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Thread: GNOME Is Still A Ways Off From 10% Goal

  1. #71
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    Feb 2010
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    I honestly can't see any of current Linux desktops ever reaching 10% market share. They had their chances when KDE3 was stable, when GNOME2 was stable. Those had all the bases covered, GNOME2 in particular was that retarded "open file" dialogue aside the best, stablest, simplest and most functional desktop around. Now with GNOME3 (aka tablet for desktops) and KDE4 (aka clusterfuck insanity full power) it has all gone downhill big time. Keyword is stability. Both GNOME3 devs and KDE4 devs apparently think that change for sake of change is a good idea. Especially the latter. None of KDE4 promises have materialised.

    After so many years as Linux user/contributor I've grown tired of this. I stopped contributing, now I'm considering to go FreeBSD for ports and stability. The 10% free desktop market share will come when some group actually has a clear vision, code quality and consistence. Thus, I assume Haiku OS will take the crown in 2-3 years in a totally unexpected surge in usage because Windows 8 is tablet oriented, GNOME3 is tablet oriented, KDE4 doesn't know what it is and OS X has started to resemble iOS. Others? No chance. Unless a wild BSD variant appears with in-house desktop enviroment that they also plan to support for years with consistent UI (Microsoft & Apple recipe to success).

    Hell, I'd go as far as pronounce the bazaar model dead and cathedral won after all.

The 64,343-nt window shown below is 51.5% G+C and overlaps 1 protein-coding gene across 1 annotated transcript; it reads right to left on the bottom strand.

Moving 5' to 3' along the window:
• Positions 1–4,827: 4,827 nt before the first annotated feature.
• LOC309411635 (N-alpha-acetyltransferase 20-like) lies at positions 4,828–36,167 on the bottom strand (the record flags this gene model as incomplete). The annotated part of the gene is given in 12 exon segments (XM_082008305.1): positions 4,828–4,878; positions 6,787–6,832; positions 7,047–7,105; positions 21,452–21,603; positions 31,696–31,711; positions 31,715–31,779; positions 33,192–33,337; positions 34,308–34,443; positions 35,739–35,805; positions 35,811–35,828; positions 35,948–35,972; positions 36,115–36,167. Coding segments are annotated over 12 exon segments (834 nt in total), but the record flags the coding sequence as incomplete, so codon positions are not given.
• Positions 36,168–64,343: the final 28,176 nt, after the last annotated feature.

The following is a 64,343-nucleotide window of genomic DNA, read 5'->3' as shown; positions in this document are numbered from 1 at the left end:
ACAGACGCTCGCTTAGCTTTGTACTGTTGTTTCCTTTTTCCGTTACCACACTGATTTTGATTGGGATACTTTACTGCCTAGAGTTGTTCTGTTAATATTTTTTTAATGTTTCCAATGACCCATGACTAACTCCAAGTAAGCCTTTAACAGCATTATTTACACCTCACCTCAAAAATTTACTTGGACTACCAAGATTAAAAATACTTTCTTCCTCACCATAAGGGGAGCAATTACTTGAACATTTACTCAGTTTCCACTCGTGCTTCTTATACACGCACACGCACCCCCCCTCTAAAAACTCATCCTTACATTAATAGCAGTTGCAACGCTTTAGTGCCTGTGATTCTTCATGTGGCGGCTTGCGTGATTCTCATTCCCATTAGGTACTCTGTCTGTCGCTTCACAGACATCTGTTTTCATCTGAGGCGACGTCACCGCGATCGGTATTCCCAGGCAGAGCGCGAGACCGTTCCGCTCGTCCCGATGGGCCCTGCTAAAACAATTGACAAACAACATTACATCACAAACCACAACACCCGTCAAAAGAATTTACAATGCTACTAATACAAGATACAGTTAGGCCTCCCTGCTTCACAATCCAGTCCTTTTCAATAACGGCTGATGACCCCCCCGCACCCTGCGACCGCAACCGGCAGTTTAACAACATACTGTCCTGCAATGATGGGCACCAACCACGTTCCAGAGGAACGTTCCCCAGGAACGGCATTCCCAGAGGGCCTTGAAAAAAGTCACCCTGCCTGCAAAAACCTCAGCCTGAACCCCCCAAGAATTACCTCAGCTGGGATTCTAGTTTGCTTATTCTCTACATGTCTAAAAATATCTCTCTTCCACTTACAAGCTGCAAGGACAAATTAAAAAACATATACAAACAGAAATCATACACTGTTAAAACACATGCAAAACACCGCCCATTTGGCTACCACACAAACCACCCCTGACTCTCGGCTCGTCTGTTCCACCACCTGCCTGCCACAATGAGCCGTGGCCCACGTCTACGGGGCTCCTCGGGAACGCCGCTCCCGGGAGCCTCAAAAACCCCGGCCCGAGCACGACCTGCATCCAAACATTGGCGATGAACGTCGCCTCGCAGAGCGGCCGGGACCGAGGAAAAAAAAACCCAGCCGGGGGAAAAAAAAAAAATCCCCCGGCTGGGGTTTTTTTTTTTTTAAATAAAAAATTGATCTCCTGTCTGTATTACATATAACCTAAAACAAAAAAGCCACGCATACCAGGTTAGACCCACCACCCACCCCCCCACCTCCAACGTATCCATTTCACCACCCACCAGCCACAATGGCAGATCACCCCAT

2. #72
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    Sep 2011
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    Quote Originally Posted by korpenkraxar View Post
    Yes, Gnome 3 is far from perfect but many things are nice and interesting. The performance of the Clutter/Mutter/Metacity/Gnome Shell UI blows Kwin/Plasma out of the water. KDE often feels unbelievably sluggish in comparison. The Javascript extensions in Gnome 3 are awesome and remind me of the good old dockapps more than the plasmoids ever did. Bluetooth, Wifi management and Volume controls are much more convenient than any implementation I have seen in KDE. KDE sure has other strenghts, such as KIO slaves, a much better file dialog and Dolphin is far better than Nautilus in all respects that I can think of.
    In my 13 years of using Linux on the desktop I never found Gnome to be as fast or Stable as KDE, from my 166mhz Pentium1 with 32mb ram to my current 6 core Phenom2 with 8gb ram. I always liked Gnome over KDE as a Desktop and look and feel until the around KDE 3.4 and Gnome dumbing down everything. But for me KDE was always the faster and more stable DE compared to Gnome.

  3. #73
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    Oct 2009
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    Quote Originally Posted by daedaluz View Post
    After so many years as Linux user/contributor I've grown tired of this. I stopped contributing, now I'm considering to go FreeBSD for ports and stability.
    I see nothing wrong with going FreeBSD, but doing so because of GNOME/KDE??? Linux has nothing to do with Gnome or KDE other than that these environments run on Linux (AND on the BSD's). It's not as if FreeBSD has a native desktop environment. Your logic escapes me. Also, from what I gather XFCE seems very stable in the way it operates, maybe you should give it a try.

    Quote Originally Posted by daedaluz View Post
    Thus, I assume Haiku OS will take the crown in 2-3 years in a totally unexpected surge in usage because Windows 8 is tablet oriented, GNOME3 is tablet oriented, KDE4 doesn't know what it is and OS X has started to resemble iOS.